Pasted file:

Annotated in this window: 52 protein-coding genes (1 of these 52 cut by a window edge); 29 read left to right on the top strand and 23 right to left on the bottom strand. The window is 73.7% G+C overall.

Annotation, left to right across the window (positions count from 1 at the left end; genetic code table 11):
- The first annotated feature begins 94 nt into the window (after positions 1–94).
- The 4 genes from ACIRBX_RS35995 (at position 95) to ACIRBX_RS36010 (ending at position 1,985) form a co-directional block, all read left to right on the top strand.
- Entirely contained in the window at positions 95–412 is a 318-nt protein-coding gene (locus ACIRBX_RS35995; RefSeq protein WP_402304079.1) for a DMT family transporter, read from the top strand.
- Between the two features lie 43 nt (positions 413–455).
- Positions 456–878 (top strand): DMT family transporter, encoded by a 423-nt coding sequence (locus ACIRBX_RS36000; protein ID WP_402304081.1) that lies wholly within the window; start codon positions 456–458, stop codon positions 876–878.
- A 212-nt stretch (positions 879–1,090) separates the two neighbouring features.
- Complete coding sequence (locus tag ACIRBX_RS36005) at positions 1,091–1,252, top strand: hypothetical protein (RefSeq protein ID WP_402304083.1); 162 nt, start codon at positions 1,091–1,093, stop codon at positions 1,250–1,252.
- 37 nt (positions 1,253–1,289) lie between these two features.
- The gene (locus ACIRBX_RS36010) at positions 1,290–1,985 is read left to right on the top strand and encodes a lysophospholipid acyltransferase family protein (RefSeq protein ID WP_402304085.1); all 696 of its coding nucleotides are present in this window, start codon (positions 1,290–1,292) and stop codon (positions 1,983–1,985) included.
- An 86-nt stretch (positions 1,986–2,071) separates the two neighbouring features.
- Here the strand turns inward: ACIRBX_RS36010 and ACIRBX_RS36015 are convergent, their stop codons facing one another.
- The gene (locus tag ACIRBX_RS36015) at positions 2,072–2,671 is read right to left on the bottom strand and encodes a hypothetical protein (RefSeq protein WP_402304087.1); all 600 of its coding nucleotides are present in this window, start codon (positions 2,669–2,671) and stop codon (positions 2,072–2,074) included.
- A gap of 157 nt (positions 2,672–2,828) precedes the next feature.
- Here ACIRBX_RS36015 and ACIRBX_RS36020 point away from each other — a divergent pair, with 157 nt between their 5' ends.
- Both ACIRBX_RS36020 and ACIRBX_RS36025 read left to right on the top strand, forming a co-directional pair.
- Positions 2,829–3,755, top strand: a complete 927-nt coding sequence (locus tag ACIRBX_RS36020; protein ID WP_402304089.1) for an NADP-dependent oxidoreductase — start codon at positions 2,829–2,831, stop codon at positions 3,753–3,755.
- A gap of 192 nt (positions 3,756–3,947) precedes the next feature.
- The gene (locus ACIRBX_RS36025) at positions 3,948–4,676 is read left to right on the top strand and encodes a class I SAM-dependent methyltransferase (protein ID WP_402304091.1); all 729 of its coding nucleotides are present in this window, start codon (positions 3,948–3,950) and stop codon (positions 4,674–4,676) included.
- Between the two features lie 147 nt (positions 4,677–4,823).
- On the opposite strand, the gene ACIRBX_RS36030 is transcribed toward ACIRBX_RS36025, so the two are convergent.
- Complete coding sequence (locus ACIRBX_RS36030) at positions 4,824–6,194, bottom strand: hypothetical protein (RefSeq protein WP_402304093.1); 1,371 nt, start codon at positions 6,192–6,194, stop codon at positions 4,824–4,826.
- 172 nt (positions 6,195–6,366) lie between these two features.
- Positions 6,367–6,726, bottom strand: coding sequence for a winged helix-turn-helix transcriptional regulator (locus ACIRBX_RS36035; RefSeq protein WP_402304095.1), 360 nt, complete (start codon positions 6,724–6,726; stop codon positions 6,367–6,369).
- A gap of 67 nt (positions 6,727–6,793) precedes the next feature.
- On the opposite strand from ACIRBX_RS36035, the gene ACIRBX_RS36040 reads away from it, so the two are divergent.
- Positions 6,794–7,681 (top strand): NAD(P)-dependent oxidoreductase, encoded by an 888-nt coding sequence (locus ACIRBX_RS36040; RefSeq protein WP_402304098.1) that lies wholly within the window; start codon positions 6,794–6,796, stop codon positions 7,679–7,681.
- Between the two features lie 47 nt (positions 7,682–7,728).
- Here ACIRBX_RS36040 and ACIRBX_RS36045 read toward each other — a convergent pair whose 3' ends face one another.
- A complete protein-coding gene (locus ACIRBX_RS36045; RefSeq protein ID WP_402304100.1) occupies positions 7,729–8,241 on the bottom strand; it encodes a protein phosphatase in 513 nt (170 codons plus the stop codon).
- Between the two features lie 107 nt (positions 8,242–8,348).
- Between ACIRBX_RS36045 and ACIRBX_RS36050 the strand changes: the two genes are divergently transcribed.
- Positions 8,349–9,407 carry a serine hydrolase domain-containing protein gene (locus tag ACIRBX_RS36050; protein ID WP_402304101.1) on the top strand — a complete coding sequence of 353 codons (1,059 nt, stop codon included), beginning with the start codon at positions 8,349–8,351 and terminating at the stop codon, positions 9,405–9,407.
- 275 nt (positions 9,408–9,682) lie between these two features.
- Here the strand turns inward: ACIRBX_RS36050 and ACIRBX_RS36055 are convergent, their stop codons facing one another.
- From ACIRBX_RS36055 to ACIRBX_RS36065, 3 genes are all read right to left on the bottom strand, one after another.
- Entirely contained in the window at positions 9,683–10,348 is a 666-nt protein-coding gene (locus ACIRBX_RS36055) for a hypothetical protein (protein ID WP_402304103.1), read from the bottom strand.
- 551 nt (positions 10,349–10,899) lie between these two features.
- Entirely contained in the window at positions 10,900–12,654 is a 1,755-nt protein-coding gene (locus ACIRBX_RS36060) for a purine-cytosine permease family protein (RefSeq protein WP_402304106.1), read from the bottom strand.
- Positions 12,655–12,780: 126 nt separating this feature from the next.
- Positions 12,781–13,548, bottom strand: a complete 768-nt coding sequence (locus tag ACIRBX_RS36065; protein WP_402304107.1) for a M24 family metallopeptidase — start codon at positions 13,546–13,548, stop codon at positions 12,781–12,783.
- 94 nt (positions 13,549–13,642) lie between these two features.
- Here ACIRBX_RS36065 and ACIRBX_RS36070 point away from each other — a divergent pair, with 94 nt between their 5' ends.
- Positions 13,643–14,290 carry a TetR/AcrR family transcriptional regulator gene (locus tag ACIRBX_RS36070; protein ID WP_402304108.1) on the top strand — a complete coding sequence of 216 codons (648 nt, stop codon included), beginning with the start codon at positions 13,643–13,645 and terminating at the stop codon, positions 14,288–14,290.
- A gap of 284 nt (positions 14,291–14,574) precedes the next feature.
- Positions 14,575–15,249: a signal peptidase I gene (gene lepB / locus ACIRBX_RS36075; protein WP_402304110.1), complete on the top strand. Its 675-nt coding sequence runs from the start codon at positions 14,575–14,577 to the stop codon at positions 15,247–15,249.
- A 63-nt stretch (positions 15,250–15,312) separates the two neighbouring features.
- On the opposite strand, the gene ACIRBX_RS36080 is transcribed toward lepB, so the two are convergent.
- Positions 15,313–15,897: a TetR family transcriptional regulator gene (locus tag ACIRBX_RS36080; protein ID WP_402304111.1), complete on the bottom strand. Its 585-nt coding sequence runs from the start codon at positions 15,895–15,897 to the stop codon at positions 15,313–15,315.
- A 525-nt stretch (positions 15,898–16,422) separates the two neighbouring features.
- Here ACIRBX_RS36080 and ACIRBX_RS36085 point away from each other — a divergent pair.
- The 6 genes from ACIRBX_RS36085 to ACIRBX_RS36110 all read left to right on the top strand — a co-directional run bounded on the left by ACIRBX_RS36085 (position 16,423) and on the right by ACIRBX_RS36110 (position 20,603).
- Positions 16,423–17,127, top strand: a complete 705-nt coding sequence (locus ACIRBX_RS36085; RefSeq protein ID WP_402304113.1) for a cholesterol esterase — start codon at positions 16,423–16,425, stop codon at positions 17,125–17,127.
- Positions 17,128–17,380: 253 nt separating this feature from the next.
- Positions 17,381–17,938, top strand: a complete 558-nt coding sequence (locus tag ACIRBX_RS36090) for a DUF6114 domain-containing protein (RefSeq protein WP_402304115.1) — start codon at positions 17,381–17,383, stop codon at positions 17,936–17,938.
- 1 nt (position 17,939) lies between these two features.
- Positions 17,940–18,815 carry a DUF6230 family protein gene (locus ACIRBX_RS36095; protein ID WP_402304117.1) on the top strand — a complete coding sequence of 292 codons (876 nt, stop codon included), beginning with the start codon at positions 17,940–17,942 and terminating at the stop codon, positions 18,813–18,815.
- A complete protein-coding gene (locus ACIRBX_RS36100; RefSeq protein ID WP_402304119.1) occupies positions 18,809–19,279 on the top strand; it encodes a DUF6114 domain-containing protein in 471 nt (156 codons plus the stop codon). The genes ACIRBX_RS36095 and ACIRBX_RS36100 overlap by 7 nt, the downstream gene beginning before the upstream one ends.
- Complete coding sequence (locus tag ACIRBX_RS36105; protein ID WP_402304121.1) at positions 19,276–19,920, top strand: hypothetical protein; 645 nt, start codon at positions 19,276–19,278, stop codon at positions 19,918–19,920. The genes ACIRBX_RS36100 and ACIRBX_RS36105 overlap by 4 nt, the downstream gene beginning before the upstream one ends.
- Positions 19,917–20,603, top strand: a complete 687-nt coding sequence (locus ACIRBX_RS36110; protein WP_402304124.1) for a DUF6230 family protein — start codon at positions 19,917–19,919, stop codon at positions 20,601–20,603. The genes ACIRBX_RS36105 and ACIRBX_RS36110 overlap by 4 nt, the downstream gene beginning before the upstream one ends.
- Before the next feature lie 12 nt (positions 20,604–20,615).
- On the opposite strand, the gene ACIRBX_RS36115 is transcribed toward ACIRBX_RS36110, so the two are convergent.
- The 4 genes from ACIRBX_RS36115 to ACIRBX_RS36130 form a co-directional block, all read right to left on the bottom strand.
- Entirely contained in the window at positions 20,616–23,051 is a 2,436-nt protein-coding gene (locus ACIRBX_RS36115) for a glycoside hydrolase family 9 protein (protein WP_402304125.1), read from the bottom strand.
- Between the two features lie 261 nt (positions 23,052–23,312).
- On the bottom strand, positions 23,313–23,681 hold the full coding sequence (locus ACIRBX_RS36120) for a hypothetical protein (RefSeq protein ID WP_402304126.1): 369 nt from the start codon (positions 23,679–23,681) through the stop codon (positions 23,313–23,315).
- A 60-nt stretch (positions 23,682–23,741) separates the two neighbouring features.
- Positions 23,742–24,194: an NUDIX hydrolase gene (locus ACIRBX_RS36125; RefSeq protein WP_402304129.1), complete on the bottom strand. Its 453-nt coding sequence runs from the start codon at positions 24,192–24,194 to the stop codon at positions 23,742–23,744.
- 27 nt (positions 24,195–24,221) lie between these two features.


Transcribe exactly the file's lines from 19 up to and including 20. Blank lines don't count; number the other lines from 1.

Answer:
- A gap of 192 nt (positions 3,756–3,947) precedes the next feature.
- The gene (locus ACIRBX_RS36025) at positions 3,948–4,676 is read left to right on the top strand and encodes a class I SAM-dependent methyltransferase (protein ID WP_402304091.1); all 729 of its coding nucleotides are present in this window, start codon (positions 3,948–3,950) and stop codon (positions 4,674–4,676) included.